| » Discussion|| |
According to Willis, teratomas are composed of multiple tissues foreign to the parts, in which they arise both in benign and malignant forms. Teratomas are classified on the basis of site into intragonadal (ovary and testis) and extragonadal (sacrococcygeal, mediastinum, retroperitoneum, nasopharyngeal, etc.), and histologically into mature, immature, and teratoma with malignant component.
There are three theories postulated for the origin of teratomas. The first theory is “gastrulation theory” which states that teratomas arise from remnants of the primitive streak or primitive node. SCT and pelvic teratomas can be explained by this theory. The second theory is “missed target theory” which states that teratomas originate from totipotent primordial germ cells. These cells develop among the endodermal cells of the yolk sac near the origin of the allantois and migrate to the gonadal ridges during weeks 4 and 5 of gestation. Some cells may miss their target destination and produce a teratoma. This theory explains the origin of gonadal and midline teratomas. The third theory is “incomplete twinning.”
Ovary was the most common site of teratoma in the present study similar to Sushma et al. and Partlow and Taybi. However, in studies conducted in infants and children, ovary was the second most common site of teratoma after the sacrococcygeal region.,, Recently, a large study from Hyderabad showed the dominance of sacrococcygeal and retroperitoneal teratomas in frequency of 43.3% and 25%, respectively. Female dominance was seen in our study in accordance with other studies.,,
In this study, ovarian teratomas have wider age distribution with a peak incidence in third and fourth decade constituting two-third of the total teratomas similar to Sushma et al. In accordance with Deodhar et al. and Ayhan et al., the most common complaint in our study was pain in abdomen followed by lump in abdomen. In accordance with Sushma et al., the unilaterality with dominance of right ovary was seen in the present study. However, size difference between mature and IT were not observed in this study, but tumor with larger size, predominantly solid and presenting at a younger age, were seen having more chances of IT or teratoma with malignant component.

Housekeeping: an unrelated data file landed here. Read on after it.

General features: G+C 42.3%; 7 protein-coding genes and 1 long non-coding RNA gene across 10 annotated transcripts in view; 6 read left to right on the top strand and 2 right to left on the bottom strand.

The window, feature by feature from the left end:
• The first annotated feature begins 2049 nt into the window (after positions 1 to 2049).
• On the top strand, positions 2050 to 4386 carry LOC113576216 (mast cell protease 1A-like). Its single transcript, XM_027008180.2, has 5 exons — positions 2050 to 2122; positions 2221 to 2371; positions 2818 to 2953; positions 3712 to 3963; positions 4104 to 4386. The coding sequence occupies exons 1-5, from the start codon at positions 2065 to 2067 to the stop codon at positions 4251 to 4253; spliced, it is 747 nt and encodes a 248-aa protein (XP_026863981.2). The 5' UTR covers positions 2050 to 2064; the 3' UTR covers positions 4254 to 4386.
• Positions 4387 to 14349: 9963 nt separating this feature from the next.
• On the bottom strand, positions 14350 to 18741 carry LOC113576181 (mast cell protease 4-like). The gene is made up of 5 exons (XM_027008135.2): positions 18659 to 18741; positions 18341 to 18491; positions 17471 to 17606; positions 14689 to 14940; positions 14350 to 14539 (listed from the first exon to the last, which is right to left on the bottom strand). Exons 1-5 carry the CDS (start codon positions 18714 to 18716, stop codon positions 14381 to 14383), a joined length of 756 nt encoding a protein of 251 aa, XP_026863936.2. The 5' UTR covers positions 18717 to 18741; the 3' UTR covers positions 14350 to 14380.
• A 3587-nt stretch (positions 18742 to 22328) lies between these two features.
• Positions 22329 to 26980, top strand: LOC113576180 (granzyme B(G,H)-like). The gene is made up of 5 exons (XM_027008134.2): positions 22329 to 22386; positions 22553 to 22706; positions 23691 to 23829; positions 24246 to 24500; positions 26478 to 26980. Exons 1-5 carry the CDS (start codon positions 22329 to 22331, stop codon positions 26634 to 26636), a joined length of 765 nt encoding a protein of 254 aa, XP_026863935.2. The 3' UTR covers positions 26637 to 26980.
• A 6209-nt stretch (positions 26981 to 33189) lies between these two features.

Frequency of craniospinal axis teratomas (CST) in our study was 7.61%. A larger study by Tapper and Lack  reported 3.5% CST in 254 cases of teratomas of different sites. Partlow and Taybi  also showed lower (4.76%) prevalence of intracranial tumors. Out of seven cases, 4 (57.14%) were located in cranial cavity and 3 (42.86%) were intraspinal. A study on CSTs by Agrawal et al. showed the dominance of intraspinal teratomas (57.14%) over intracranial teratomas (42.86%). CSTs were more common in females than males in our study in contrast to Agrawal et al. Histologically, all teratomas showed mature tissues in our study similar to Agrawal et al.